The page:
TÜÜR Symphony No 7. Piano Concerto
Of all symphonists active in this century, few have impressed me as strongly as the Estonian Erkki-Sven Tüür. I say that without having yet encountered his Fifth, Sixth and Eighth Symphonies. But No 7 (2009) certainly lives up to the standards of No 4 (with its concertante percussion part for Evelyn Glennie) and makes me eager to catch up with the rest.
This is another granite-hewn score, which seizes you by the magnificence of its sound-masses, then holds you by the logic of their mutations. At the very beginning I thought I had somehow strayed into Per Nørgård’s Sixth Symphony, whose magical, multi-layered, silvery descents it echoes. But the comparison with the Dane is a compliment to the music’s capacity to inspire awe and to retain control over an unfolding argument.
There is a catch, however. Tüür dedicates the work to the Dalai Lama and includes choral declamations of aphorisms from the young Buddha, Gandhi, Jimi Hendrix, St Augustine, Mother Teresa and Deepak Chopra. It’s hard to see anyone dissenting from the sentiments of the words themselves. But I have to wonder what the work gains from having such soundbite spirituality so blatantly spelt out (in English but in such a way that barely a word is audible). Furthermore, entitling the work Pietas (‘Piety’) itself offers a hostage to fortune, since what was an unquestioned virtue to the likes of Virgil and Cicero has acquired negative connotations in the domain of aesthetic values (as in ‘pious hopes’). Yet what an extraordinary feat of musical imagination is the work’s 20 minute concluding movement.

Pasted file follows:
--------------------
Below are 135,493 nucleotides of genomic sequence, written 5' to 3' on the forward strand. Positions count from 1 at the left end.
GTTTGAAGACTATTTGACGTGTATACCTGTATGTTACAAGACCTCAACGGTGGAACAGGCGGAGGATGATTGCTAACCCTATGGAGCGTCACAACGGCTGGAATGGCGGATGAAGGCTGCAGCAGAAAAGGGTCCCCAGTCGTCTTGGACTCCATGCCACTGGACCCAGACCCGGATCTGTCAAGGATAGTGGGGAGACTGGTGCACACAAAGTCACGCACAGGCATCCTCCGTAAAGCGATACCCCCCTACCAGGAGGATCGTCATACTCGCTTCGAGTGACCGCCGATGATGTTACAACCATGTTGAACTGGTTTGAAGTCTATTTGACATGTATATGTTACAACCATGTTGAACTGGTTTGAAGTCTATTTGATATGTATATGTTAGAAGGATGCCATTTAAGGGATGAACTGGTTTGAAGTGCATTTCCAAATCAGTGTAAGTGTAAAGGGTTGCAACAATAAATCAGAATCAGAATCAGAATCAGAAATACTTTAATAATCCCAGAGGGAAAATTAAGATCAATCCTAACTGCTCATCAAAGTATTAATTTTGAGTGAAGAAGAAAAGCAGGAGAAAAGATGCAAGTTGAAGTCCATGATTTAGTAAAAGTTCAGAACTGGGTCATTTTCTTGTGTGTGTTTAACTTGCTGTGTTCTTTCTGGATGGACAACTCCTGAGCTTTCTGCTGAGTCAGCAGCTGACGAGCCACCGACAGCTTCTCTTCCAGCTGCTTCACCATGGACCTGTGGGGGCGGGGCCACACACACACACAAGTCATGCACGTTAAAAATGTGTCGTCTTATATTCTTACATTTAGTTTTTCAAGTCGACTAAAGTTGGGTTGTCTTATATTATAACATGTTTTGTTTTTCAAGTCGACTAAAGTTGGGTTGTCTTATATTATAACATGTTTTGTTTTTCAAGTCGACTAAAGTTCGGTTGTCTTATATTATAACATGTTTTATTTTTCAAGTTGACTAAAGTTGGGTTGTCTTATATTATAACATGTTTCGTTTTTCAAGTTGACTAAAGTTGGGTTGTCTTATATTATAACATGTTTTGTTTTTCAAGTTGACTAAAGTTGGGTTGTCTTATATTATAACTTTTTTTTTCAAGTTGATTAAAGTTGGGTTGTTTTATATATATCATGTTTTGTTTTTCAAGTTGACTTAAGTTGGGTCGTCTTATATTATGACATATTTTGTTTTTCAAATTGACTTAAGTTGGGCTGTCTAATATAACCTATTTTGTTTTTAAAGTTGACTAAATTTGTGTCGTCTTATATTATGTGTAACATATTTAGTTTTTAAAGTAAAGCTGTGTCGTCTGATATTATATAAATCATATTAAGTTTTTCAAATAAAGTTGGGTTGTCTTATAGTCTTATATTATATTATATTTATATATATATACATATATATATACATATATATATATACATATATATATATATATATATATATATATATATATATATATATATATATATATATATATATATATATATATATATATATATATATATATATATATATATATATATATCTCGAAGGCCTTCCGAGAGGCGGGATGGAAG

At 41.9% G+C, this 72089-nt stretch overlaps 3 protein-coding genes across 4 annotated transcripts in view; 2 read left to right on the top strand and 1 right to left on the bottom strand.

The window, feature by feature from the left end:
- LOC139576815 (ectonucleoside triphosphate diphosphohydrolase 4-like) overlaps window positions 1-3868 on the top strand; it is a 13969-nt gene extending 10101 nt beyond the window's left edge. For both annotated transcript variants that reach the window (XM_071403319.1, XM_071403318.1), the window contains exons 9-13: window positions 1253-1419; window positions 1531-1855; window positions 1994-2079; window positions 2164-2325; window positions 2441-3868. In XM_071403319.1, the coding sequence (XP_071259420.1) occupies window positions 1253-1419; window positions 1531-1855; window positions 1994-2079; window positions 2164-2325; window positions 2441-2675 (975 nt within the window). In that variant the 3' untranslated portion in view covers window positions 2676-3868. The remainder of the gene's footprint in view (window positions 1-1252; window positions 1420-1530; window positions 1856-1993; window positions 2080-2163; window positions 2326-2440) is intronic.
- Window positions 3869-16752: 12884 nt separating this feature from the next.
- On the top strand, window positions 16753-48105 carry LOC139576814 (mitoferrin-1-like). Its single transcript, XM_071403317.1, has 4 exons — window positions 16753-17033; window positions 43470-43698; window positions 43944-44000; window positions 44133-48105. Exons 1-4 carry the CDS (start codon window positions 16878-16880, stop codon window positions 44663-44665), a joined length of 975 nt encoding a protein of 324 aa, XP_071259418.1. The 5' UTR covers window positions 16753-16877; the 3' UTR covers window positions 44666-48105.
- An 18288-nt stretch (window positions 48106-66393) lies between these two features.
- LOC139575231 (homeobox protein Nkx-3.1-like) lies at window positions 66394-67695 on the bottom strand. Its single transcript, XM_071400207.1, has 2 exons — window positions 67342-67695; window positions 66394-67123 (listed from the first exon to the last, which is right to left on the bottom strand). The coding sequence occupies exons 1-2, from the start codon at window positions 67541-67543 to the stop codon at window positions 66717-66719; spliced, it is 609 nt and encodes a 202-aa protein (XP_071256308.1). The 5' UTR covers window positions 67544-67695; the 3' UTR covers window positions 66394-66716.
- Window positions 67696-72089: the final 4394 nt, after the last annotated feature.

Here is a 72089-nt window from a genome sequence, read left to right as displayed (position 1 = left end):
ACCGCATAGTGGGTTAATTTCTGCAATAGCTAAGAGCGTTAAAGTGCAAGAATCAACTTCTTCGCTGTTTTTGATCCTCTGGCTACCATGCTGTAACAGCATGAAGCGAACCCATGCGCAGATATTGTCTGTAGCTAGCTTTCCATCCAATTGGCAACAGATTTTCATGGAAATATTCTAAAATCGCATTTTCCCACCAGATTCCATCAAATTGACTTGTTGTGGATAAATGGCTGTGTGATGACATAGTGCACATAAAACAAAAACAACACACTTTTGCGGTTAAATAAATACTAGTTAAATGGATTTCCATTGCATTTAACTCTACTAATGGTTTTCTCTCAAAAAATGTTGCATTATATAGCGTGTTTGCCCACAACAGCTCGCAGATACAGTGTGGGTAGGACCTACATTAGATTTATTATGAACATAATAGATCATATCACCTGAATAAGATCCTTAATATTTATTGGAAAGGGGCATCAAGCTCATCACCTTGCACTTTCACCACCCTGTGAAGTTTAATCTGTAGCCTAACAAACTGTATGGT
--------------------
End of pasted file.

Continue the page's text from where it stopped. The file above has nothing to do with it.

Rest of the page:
Few composers are able to sign themselves in with a single note. But Tüür manages it with the opening of his Piano Concerto (2008), a low C rung out by the piano, coloured by metallophones and prolonged by low strings and brass. To invoke the overtone series straight afterwards may seem like a rather obvious ploy; but it justifies itself in retrospect, thanks to the sheer harmonic and textural resourcefulness that follows. The three movements run continuously. You might not actually spot the divisions, except that the second movement is where the piano-writing suddenly, and rather grandly, evokes Messiaen, and that the third begins with a kind of free-jazz accompanied cadenza. The latter, I have to say, sticks out like the proverbial sore thumb. Otherwise the combination of logic and boldness is engrossing from first to last.